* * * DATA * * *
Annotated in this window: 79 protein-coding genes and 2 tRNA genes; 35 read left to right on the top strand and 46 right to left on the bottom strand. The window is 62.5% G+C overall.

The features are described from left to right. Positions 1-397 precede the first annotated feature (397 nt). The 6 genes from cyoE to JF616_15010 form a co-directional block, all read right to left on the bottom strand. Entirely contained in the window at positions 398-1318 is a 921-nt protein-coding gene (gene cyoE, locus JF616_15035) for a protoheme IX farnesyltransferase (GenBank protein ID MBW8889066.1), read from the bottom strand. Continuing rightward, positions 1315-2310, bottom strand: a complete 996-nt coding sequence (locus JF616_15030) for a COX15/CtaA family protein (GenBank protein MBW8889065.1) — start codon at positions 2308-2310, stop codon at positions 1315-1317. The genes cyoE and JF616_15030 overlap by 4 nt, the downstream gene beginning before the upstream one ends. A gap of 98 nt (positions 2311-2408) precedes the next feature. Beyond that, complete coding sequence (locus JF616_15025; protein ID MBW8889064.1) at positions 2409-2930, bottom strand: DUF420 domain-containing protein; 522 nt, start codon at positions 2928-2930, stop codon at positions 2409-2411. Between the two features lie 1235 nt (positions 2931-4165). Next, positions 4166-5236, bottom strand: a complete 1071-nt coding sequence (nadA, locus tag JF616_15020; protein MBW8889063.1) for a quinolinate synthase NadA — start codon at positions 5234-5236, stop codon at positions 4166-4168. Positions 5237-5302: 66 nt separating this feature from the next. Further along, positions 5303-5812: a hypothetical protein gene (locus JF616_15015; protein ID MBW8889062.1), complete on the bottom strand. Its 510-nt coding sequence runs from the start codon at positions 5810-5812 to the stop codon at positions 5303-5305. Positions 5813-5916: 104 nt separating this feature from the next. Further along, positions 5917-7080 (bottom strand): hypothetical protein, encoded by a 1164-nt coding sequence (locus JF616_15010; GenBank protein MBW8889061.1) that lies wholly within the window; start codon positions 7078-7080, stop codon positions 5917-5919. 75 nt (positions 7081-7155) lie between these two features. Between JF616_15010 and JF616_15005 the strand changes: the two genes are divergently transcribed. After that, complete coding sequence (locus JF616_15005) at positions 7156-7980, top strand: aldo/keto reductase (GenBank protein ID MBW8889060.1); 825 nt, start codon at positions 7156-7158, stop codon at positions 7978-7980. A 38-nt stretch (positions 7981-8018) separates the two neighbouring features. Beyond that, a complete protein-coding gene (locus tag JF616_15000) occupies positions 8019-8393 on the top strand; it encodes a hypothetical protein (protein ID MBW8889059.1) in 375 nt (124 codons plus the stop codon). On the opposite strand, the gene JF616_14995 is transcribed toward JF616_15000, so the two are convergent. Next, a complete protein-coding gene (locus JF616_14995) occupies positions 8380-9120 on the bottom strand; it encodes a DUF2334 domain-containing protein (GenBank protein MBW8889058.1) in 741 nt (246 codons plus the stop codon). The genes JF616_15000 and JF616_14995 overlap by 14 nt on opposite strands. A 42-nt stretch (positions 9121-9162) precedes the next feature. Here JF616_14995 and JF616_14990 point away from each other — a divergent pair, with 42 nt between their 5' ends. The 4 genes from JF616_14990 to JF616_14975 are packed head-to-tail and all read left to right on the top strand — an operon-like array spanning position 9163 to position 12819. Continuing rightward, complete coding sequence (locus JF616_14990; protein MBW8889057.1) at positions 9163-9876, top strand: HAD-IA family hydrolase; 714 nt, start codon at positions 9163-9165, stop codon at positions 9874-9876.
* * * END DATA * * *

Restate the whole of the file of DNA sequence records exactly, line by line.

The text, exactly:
Annotated in this window: 79 protein-coding genes and 2 tRNA genes; 35 read left to right on the top strand and 46 right to left on the bottom strand. The window is 62.5% G+C overall.

The features are described from left to right. Positions 1-397 precede the first annotated feature (397 nt). The 6 genes from cyoE to JF616_15010 form a co-directional block, all read right to left on the bottom strand. Entirely contained in the window at positions 398-1318 is a 921-nt protein-coding gene (gene cyoE, locus JF616_15035) for a protoheme IX farnesyltransferase (GenBank protein ID MBW8889066.1), read from the bottom strand. Continuing rightward, positions 1315-2310, bottom strand: a complete 996-nt coding sequence (locus JF616_15030) for a COX15/CtaA family protein (GenBank protein MBW8889065.1) — start codon at positions 2308-2310, stop codon at positions 1315-1317. The genes cyoE and JF616_15030 overlap by 4 nt, the downstream gene beginning before the upstream one ends. A gap of 98 nt (positions 2311-2408) precedes the next feature. Beyond that, complete coding sequence (locus JF616_15025; protein ID MBW8889064.1) at positions 2409-2930, bottom strand: DUF420 domain-containing protein; 522 nt, start codon at positions 2928-2930, stop codon at positions 2409-2411. Between the two features lie 1235 nt (positions 2931-4165). Next, positions 4166-5236, bottom strand: a complete 1071-nt coding sequence (nadA, locus tag JF616_15020; protein MBW8889063.1) for a quinolinate synthase NadA — start codon at positions 5234-5236, stop codon at positions 4166-4168. Positions 5237-5302: 66 nt separating this feature from the next. Further along, positions 5303-5812: a hypothetical protein gene (locus JF616_15015; protein ID MBW8889062.1), complete on the bottom strand. Its 510-nt coding sequence runs from the start codon at positions 5810-5812 to the stop codon at positions 5303-5305. Positions 5813-5916: 104 nt separating this feature from the next. Further along, positions 5917-7080 (bottom strand): hypothetical protein, encoded by a 1164-nt coding sequence (locus JF616_15010; GenBank protein MBW8889061.1) that lies wholly within the window; start codon positions 7078-7080, stop codon positions 5917-5919. 75 nt (positions 7081-7155) lie between these two features. Between JF616_15010 and JF616_15005 the strand changes: the two genes are divergently transcribed. After that, complete coding sequence (locus JF616_15005) at positions 7156-7980, top strand: aldo/keto reductase (GenBank protein ID MBW8889060.1); 825 nt, start codon at positions 7156-7158, stop codon at positions 7978-7980. A 38-nt stretch (positions 7981-8018) separates the two neighbouring features. Beyond that, a complete protein-coding gene (locus tag JF616_15000) occupies positions 8019-8393 on the top strand; it encodes a hypothetical protein (protein ID MBW8889059.1) in 375 nt (124 codons plus the stop codon). On the opposite strand, the gene JF616_14995 is transcribed toward JF616_15000, so the two are convergent. Next, a complete protein-coding gene (locus JF616_14995) occupies positions 8380-9120 on the bottom strand; it encodes a DUF2334 domain-containing protein (GenBank protein MBW8889058.1) in 741 nt (246 codons plus the stop codon). The genes JF616_15000 and JF616_14995 overlap by 14 nt on opposite strands. A 42-nt stretch (positions 9121-9162) precedes the next feature. Here JF616_14995 and JF616_14990 point away from each other — a divergent pair, with 42 nt between their 5' ends. The 4 genes from JF616_14990 to JF616_14975 are packed head-to-tail and all read left to right on the top strand — an operon-like array spanning position 9163 to position 12819. Continuing rightward, complete coding sequence (locus JF616_14990; protein MBW8889057.1) at positions 9163-9876, top strand: HAD-IA family hydrolase; 714 nt, start codon at positions 9163-9165, stop codon at positions 9874-9876.